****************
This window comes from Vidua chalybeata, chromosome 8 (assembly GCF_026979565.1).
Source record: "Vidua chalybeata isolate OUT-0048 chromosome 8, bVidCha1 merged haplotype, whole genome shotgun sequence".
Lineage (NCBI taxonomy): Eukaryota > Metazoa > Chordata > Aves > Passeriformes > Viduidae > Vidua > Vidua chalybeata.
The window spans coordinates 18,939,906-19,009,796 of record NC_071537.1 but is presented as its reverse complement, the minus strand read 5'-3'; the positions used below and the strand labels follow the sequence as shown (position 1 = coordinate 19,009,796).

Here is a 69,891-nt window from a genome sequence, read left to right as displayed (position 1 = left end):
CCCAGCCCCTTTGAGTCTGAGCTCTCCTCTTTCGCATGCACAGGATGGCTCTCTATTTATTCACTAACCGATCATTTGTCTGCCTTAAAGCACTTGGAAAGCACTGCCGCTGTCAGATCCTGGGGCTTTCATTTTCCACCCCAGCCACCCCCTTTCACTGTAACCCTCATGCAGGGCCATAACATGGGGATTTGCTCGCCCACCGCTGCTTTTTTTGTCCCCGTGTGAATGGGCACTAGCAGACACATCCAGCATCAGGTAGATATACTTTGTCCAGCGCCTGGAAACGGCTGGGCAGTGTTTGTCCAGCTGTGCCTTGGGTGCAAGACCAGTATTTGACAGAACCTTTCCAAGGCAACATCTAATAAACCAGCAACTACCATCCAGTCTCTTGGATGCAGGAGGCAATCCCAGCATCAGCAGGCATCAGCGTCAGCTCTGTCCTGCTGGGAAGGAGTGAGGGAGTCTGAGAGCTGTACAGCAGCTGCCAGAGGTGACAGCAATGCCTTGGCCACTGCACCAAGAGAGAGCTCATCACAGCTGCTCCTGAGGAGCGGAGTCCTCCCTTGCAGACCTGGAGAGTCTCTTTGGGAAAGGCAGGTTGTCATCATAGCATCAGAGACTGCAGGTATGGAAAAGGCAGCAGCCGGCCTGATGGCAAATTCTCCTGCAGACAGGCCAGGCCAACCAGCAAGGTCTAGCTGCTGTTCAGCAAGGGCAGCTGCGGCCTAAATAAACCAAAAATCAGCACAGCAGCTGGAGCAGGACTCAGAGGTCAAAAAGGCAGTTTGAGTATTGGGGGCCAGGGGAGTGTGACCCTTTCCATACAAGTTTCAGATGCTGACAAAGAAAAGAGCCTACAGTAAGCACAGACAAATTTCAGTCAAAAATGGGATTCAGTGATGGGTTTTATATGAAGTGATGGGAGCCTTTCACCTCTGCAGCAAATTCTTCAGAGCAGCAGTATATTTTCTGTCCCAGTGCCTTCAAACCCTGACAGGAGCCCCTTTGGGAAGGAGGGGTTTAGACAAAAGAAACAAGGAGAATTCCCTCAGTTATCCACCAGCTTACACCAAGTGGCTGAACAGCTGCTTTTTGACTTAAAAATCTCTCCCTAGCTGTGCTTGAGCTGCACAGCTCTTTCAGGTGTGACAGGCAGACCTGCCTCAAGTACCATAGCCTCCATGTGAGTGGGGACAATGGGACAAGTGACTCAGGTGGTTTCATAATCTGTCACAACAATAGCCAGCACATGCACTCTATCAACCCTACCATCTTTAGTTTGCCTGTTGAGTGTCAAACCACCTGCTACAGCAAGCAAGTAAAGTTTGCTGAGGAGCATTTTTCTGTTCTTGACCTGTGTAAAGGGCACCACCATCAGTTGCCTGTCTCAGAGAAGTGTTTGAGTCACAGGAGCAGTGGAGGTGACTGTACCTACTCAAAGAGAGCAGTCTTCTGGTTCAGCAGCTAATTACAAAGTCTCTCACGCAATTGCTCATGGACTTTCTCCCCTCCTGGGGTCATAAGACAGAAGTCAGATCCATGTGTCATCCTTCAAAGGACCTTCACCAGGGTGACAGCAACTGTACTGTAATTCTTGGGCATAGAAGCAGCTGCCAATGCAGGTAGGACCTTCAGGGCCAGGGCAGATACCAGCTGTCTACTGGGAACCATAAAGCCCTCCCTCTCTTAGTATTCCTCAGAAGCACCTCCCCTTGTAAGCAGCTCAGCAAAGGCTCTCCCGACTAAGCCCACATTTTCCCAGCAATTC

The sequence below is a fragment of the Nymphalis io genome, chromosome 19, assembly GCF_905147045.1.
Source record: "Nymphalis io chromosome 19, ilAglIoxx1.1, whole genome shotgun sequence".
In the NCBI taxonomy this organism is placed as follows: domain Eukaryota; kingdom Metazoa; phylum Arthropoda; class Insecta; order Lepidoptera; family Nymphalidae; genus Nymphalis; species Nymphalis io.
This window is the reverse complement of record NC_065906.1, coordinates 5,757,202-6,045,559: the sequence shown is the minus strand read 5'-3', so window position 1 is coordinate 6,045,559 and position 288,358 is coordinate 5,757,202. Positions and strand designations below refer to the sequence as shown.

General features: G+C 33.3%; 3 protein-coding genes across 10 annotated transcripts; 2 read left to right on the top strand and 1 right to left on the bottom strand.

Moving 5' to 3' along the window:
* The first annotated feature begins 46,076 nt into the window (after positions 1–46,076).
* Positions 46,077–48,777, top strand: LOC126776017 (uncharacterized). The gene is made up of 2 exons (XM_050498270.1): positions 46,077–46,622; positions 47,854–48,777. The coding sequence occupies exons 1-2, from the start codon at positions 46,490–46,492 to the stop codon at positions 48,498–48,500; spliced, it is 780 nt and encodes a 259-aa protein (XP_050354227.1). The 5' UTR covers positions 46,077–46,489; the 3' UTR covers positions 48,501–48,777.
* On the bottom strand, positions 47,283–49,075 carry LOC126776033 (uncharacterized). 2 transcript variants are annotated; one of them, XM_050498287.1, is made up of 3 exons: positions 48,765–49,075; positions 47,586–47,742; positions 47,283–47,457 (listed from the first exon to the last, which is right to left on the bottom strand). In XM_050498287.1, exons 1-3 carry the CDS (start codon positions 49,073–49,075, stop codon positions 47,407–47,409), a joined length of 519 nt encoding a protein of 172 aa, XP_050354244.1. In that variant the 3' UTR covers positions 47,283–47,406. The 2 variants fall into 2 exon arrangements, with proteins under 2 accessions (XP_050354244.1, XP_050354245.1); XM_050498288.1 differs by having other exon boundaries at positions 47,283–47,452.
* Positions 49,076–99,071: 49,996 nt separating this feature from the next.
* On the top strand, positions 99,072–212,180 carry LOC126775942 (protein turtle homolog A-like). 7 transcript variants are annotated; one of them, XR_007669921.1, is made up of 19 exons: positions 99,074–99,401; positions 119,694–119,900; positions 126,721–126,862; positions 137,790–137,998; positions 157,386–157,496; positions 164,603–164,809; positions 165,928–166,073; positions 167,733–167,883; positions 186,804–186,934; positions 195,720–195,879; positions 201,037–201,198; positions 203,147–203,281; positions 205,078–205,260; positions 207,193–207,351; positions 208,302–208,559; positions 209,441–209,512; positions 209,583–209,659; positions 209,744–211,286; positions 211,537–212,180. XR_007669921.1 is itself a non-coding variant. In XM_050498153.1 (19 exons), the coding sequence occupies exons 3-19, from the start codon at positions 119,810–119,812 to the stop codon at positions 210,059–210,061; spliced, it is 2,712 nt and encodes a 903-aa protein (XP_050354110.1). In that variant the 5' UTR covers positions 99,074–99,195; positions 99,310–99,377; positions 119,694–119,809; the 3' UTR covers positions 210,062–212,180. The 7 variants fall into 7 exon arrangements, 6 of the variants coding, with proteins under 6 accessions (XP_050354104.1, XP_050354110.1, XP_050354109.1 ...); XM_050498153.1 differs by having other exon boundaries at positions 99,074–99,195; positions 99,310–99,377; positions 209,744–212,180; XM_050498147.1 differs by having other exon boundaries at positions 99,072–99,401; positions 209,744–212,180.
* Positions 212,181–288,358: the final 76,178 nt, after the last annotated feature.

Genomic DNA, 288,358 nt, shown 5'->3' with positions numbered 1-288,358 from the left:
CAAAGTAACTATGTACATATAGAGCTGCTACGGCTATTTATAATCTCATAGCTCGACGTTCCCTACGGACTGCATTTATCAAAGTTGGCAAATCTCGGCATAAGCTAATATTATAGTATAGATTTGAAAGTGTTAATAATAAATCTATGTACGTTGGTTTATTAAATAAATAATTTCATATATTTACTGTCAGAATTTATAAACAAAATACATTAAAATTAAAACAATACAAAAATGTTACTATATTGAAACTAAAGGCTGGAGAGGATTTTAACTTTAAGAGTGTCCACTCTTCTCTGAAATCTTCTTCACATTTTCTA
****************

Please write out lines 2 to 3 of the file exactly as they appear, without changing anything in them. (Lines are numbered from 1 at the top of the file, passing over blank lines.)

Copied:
Source record: "Vidua chalybeata isolate OUT-0048 chromosome 8, bVidCha1 merged haplotype, whole genome shotgun sequence".
Lineage (NCBI taxonomy): Eukaryota > Metazoa > Chordata > Aves > Passeriformes > Viduidae > Vidua > Vidua chalybeata.